Please note, the administrative order:
• Addresses legal papers relating to litigation matters filed with UCS courts. It does not address filings with the County Clerk acting other than as a clerk of court – including matters set forth in CPLR §8021.
• Addresses only the filing of documents, and does not address service of process. It is anticipated that, in light of the filing prohibition and the Governor’s extension of statutes of limitation, service of (unfiled) process should and will be suspended by parties in non-essential matters. However, if service of process continues, especially in a manner that confuses participants, it may be addressed in a follow-up administrative directive.
• Does not address discovery in pending matters, which remains governed by a prior administrative order and continues to rely on agreement of the parties to the fullest extent possible. In the event that discovery conduct requires further systemwide action, it will be addressed in the future.
Questions about this policy may be addressed to 833-503-0447, and will be answered through updates on this webpage.
4/8/20 Administrative Order AO/85/20 (CAJ Marks): “Virtual Courts” and Expanded Activity in CERTAIN PENDING NONESSENTIAL Matters (Effective 4/13/20): Expanded Operations to “Nonessential” Matters: In pending nonessential matters, courts will: (1) review case inventories and schedule telephonic and audiovisual conferences with attorneys and others where such conferences will facilitate resolution of disputed issues or the case as a whole. Audiovisual conferences will be handled exclusively through Skype for Business technology. Conferences may also be scheduled by the court at the request of parties;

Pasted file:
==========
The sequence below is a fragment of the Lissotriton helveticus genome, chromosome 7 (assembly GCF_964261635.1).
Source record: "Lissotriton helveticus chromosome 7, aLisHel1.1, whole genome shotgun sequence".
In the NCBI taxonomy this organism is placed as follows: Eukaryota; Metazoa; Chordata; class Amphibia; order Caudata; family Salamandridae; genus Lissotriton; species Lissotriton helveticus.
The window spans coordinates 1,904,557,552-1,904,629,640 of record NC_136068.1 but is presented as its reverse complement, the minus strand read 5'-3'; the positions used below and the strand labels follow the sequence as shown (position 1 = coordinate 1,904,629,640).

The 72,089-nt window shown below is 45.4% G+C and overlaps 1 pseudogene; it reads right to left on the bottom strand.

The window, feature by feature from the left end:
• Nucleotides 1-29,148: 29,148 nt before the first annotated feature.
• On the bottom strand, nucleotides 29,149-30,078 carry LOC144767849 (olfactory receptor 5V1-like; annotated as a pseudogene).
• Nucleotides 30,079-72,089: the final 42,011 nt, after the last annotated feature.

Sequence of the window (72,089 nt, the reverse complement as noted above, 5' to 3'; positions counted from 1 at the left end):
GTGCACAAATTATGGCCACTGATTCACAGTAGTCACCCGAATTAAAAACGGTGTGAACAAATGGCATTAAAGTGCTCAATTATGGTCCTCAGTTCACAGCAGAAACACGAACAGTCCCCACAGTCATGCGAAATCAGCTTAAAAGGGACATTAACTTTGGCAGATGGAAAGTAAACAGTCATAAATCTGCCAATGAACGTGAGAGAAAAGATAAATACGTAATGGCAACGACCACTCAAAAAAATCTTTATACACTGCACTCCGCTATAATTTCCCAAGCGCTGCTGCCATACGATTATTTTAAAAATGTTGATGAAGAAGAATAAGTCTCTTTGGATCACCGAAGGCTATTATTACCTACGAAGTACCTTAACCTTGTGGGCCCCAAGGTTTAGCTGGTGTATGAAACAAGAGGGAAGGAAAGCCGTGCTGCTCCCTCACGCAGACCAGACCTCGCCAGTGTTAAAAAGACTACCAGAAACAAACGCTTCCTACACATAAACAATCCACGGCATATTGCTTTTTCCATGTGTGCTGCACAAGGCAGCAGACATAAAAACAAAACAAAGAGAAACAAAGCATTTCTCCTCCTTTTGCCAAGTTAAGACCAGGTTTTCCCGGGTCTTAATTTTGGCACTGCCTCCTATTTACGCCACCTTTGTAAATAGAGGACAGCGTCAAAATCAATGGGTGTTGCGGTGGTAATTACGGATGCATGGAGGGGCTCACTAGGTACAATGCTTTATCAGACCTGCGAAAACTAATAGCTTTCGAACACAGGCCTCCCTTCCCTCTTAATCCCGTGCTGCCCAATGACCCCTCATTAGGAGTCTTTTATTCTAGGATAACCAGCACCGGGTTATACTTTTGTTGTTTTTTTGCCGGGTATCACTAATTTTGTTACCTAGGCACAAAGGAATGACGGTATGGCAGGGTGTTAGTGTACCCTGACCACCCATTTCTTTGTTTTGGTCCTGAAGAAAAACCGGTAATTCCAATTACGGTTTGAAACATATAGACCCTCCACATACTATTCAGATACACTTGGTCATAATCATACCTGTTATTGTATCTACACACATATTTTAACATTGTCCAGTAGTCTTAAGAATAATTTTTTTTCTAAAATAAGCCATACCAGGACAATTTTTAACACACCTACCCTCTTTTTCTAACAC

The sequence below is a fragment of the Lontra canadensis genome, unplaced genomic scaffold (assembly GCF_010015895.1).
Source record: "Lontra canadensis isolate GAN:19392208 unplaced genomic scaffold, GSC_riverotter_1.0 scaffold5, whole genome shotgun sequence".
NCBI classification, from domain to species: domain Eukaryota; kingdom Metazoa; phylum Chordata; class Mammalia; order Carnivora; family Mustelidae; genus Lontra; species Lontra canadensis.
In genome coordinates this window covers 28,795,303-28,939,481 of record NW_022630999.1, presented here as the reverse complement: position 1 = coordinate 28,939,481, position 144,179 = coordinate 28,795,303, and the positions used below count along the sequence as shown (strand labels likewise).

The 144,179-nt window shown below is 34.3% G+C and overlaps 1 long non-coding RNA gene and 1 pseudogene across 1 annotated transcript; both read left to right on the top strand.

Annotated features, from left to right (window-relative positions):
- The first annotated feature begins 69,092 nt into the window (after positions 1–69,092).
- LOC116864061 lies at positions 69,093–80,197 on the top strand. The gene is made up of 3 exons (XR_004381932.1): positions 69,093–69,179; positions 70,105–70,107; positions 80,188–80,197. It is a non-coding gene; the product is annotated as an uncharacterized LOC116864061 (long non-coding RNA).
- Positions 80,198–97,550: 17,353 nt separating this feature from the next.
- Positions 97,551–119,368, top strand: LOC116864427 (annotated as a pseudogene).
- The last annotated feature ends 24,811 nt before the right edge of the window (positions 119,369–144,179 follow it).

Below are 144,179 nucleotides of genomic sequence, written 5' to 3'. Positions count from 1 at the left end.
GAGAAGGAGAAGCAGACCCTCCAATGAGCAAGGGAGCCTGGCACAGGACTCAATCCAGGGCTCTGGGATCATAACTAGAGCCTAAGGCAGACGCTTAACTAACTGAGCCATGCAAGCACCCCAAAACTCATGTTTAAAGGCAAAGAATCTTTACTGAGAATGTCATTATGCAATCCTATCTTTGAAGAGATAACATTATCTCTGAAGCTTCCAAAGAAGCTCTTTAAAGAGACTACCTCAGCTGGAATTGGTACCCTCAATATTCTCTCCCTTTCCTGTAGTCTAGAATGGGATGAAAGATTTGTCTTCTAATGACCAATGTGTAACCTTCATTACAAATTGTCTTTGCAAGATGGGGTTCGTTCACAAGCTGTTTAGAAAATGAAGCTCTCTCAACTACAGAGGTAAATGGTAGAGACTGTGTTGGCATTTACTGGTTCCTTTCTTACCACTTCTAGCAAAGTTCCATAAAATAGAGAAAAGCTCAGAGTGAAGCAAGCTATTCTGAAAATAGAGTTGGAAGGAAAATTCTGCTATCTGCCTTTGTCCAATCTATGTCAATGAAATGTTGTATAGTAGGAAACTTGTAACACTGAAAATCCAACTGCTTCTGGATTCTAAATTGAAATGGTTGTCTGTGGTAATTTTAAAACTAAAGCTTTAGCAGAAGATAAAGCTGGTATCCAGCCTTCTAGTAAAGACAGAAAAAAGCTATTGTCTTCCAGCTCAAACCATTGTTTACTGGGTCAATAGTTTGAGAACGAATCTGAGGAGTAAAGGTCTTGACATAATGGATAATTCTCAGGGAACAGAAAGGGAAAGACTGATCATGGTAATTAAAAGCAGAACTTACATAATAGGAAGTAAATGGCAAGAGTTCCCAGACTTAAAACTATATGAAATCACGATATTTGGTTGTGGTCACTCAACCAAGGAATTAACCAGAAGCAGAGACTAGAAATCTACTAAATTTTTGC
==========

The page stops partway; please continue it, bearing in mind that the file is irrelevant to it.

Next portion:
(2) address outstanding, fully submitted motions; and (3) be available during normal business hours to address ad hoc oral applications by telephone or Skype. Important: The existing prohibition on the filing of new, nonessential matters, or filing of papers by parties in pending nonessential matters, will continue.
Please note that the Governor’s Executive Orders numbers 202.9 (issued 3/21/20) through 202.26 (issued 5/1/20) have nothing to do with the CPLR or the filing of new actions or documents with the courts. They deal mostly with the DOH, and education, election, real property tax, domestic relations laws.
5/1/20 Administrative Order AO/87/20 (CAJ Marks): In pending matters (both essential and non-essential), courts will: